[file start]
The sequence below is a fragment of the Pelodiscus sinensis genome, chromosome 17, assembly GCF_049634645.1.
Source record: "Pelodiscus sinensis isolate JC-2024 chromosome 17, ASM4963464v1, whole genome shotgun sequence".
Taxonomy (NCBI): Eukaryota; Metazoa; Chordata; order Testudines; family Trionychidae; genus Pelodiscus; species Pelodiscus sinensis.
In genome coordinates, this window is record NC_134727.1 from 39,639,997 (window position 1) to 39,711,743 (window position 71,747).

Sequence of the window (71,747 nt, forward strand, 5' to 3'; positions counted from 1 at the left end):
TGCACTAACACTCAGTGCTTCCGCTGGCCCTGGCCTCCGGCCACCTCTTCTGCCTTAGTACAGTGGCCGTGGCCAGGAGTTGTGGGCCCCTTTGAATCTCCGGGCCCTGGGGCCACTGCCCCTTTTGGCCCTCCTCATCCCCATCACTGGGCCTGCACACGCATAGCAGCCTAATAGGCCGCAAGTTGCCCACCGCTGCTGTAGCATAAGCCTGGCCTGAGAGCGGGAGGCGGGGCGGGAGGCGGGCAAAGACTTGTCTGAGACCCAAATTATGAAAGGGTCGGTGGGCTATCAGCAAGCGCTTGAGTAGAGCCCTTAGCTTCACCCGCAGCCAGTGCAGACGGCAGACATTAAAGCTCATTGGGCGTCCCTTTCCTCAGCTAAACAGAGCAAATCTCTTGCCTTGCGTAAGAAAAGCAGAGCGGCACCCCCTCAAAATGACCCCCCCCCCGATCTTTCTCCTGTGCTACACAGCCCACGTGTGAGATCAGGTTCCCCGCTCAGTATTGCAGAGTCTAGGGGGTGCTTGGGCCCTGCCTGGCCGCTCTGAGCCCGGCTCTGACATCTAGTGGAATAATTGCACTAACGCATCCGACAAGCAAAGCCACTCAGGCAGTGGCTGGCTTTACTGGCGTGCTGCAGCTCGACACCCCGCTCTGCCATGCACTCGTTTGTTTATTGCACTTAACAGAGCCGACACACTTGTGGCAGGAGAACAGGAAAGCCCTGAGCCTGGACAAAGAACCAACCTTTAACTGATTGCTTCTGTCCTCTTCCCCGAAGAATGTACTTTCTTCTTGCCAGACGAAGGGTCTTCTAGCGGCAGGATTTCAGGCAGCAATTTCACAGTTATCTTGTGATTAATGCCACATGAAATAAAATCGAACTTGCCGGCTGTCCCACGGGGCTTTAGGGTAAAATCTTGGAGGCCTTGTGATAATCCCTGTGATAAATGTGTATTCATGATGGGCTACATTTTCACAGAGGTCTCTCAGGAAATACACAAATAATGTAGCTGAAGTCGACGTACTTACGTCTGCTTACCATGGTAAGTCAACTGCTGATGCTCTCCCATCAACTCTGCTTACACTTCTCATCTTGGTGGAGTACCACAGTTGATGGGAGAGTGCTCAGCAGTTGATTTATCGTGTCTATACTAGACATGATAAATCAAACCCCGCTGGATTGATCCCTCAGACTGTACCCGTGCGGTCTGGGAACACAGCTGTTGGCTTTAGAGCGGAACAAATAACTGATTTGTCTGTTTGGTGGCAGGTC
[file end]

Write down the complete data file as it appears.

The sequence below is a fragment of the Pelodiscus sinensis genome, chromosome 17, assembly GCF_049634645.1.
Source record: "Pelodiscus sinensis isolate JC-2024 chromosome 17, ASM4963464v1, whole genome shotgun sequence".
Taxonomy (NCBI): Eukaryota; Metazoa; Chordata; order Testudines; family Trionychidae; genus Pelodiscus; species Pelodiscus sinensis.
In genome coordinates, this window is record NC_134727.1 from 39,639,997 (window position 1) to 39,711,743 (window position 71,747).

Sequence of the window (71,747 nt, forward strand, 5' to 3'; positions counted from 1 at the left end):
TGCACTAACACTCAGTGCTTCCGCTGGCCCTGGCCTCCGGCCACCTCTTCTGCCTTAGTACAGTGGCCGTGGCCAGGAGTTGTGGGCCCCTTTGAATCTCCGGGCCCTGGGGCCACTGCCCCTTTTGGCCCTCCTCATCCCCATCACTGGGCCTGCACACGCATAGCAGCCTAATAGGCCGCAAGTTGCCCACCGCTGCTGTAGCATAAGCCTGGCCTGAGAGCGGGAGGCGGGGCGGGAGGCGGGCAAAGACTTGTCTGAGACCCAAATTATGAAAGGGTCGGTGGGCTATCAGCAAGCGCTTGAGTAGAGCCCTTAGCTTCACCCGCAGCCAGTGCAGACGGCAGACATTAAAGCTCATTGGGCGTCCCTTTCCTCAGCTAAACAGAGCAAATCTCTTGCCTTGCGTAAGAAAAGCAGAGCGGCACCCCCTCAAAATGACCCCCCCCCCGATCTTTCTCCTGTGCTACACAGCCCACGTGTGAGATCAGGTTCCCCGCTCAGTATTGCAGAGTCTAGGGGGTGCTTGGGCCCTGCCTGGCCGCTCTGAGCCCGGCTCTGACATCTAGTGGAATAATTGCACTAACGCATCCGACAAGCAAAGCCACTCAGGCAGTGGCTGGCTTTACTGGCGTGCTGCAGCTCGACACCCCGCTCTGCCATGCACTCGTTTGTTTATTGCACTTAACAGAGCCGACACACTTGTGGCAGGAGAACAGGAAAGCCCTGAGCCTGGACAAAGAACCAACCTTTAACTGATTGCTTCTGTCCTCTTCCCCGAAGAATGTACTTTCTTCTTGCCAGACGAAGGGTCTTCTAGCGGCAGGATTTCAGGCAGCAATTTCACAGTTATCTTGTGATTAATGCCACATGAAATAAAATCGAACTTGCCGGCTGTCCCACGGGGCTTTAGGGTAAAATCTTGGAGGCCTTGTGATAATCCCTGTGATAAATGTGTATTCATGATGGGCTACATTTTCACAGAGGTCTCTCAGGAAATACACAAATAATGTAGCTGAAGTCGACGTACTTACGTCTGCTTACCATGGTAAGTCAACTGCTGATGCTCTCCCATCAACTCTGCTTACACTTCTCATCTTGGTGGAGTACCACAGTTGATGGGAGAGTGCTCAGCAGTTGATTTATCGTGTCTATACTAGACATGATAAATCAAACCCCGCTGGATTGATCCCTCAGACTGTACCCGTGCGGTCTGGGAACACAGCTGTTGGCTTTAGAGCGGAACAAATAACTGATTTGTCTGTTTGGTGGCAGGTC